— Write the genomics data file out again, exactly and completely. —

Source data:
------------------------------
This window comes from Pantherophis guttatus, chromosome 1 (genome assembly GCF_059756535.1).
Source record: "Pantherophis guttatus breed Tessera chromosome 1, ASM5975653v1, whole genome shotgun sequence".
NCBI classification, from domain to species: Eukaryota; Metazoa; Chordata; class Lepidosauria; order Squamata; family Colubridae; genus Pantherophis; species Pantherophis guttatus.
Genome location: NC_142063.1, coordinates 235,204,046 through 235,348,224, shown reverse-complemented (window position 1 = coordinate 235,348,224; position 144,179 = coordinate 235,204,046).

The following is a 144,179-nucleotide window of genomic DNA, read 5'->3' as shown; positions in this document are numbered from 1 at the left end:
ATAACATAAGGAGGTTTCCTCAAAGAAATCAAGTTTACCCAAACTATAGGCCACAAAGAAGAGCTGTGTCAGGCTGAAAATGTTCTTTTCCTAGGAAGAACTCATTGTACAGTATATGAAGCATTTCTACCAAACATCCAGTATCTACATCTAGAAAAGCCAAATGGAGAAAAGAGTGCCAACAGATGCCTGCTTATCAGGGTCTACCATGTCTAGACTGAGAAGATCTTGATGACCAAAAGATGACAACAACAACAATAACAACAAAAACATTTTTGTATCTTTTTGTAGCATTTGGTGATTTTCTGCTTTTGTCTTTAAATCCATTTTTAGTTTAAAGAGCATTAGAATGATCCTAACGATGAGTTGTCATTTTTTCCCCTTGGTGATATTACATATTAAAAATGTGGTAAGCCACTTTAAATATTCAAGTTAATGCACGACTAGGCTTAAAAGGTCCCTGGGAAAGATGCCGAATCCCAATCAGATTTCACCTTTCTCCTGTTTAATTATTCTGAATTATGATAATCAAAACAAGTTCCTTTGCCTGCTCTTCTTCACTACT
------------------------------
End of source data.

This window comes from Pantherophis guttatus, chromosome 1 (genome assembly GCF_059756535.1).
Source record: "Pantherophis guttatus breed Tessera chromosome 1, ASM5975653v1, whole genome shotgun sequence".
NCBI classification, from domain to species: Eukaryota; Metazoa; Chordata; class Lepidosauria; order Squamata; family Colubridae; genus Pantherophis; species Pantherophis guttatus.
Genome location: NC_142063.1, coordinates 235,204,046 through 235,348,224, shown reverse-complemented (window position 1 = coordinate 235,348,224; position 144,179 = coordinate 235,204,046).

The following is a 144,179-nucleotide window of genomic DNA, read 5'->3' as shown; positions in this document are numbered from 1 at the left end:
ATAACATAAGGAGGTTTCCTCAAAGAAATCAAGTTTACCCAAACTATAGGCCACAAAGAAGAGCTGTGTCAGGCTGAAAATGTTCTTTTCCTAGGAAGAACTCATTGTACAGTATATGAAGCATTTCTACCAAACATCCAGTATCTACATCTAGAAAAGCCAAATGGAGAAAAGAGTGCCAACAGATGCCTGCTTATCAGGGTCTACCATGTCTAGACTGAGAAGATCTTGATGACCAAAAGATGACAACAACAACAATAACAACAAAAACATTTTTGTATCTTTTTGTAGCATTTGGTGATTTTCTGCTTTTGTCTTTAAATCCATTTTTAGTTTAAAGAGCATTAGAATGATCCTAACGATGAGTTGTCATTTTTTCCCCTTGGTGATATTACATATTAAAAATGTGGTAAGCCACTTTAAATATTCAAGTTAATGCACGACTAGGCTTAAAAGGTCCCTGGGAAAGATGCCGAATCCCAATCAGATTTCACCTTTCTCCTGTTTAATTATTCTGAATTATGATAATCAAAACAAGTTCCTTTGCCTGCTCTTCTTCACTACT